May you breathe deeply and be good to yourself today. I think Mary Lyon would approve. Let us all know if you have success with giving yourself a mini-Mountain Day. 🙂

Martha White ’77 on Her Grandfather E.B. White

Aside

Martha White, MHC ’77, recently contacted The Lyon Review to let us know that she recently finished editing a book of her grandfather E.B. White’s best quotations from the hundreds of essays, letters and other projects he wrote in his long, prolific career as essayist, fiction writer, famed children’s book author and everyone’s favorite grammarian.

Published in 2011, In the Words of E. B. White: Quotations From America’s Most Emminent Essayist is available from Cornell University Press.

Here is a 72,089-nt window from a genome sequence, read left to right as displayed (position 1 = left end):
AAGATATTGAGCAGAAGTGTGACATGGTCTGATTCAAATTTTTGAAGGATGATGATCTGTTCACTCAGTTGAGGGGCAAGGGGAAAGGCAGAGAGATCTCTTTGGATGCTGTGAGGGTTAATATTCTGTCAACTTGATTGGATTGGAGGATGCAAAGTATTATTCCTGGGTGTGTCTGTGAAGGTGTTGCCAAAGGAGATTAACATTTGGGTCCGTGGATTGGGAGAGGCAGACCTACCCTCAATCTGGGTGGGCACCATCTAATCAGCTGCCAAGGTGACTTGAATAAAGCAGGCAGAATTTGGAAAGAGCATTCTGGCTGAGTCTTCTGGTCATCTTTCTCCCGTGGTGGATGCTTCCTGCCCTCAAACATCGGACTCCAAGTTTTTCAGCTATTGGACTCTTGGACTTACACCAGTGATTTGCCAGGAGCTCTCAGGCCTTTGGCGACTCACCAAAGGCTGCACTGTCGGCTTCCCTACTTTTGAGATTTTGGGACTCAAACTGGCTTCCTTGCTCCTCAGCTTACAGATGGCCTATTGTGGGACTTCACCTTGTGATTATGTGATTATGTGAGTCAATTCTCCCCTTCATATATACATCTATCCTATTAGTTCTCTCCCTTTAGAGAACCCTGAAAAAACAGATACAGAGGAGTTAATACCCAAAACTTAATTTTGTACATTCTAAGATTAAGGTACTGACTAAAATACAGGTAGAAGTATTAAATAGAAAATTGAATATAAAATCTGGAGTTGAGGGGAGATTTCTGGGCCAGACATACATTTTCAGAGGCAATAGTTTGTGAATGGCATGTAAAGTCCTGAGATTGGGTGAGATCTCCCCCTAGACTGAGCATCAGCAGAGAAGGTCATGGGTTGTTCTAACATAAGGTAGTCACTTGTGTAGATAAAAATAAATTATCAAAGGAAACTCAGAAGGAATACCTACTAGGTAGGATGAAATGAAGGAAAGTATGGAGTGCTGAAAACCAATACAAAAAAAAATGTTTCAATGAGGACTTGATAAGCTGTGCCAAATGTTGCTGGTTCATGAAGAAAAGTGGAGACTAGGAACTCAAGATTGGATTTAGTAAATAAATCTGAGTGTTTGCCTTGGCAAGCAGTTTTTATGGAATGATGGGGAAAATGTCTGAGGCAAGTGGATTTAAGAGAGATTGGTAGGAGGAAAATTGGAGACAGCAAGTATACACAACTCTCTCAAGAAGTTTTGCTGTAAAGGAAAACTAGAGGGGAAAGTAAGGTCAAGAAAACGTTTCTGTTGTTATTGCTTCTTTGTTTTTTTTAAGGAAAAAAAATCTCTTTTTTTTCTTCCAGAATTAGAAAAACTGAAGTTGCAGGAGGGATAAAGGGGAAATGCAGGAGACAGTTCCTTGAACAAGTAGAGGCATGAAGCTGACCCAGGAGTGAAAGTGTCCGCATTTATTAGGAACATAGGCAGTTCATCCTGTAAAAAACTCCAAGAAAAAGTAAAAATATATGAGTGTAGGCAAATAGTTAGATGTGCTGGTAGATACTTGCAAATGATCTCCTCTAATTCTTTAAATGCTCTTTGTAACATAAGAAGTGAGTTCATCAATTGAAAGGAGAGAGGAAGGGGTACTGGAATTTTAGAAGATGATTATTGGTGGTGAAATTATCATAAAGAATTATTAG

We thought Lyon Review readers and writers might also enjoy this special video clip issued by the publisher on Martha’s reflections of her grandfather

Book Trailer: In the Words of E.B. White

Martha is herself a talented writer and editor who lives on the coast of Maine. A longtime contributing editor to Yankee Publishing and The Old Farmer’s Almanac, she also compiled two weekly columns for United Feature Syndicate for many years. Her articles, book reviews, short stories, and essays have been published in The New York Times; The Boston Globe; Christian Science Monitor; Early American Life, Country Journal, Down East; Garden Design, Maine Boats Homes and Harbors, and numerous other national magazines and small presses. She currently is working on a novel.

Thanks, Martha, for helping to keep the works of EB White alive and congratulations on all your own writing success.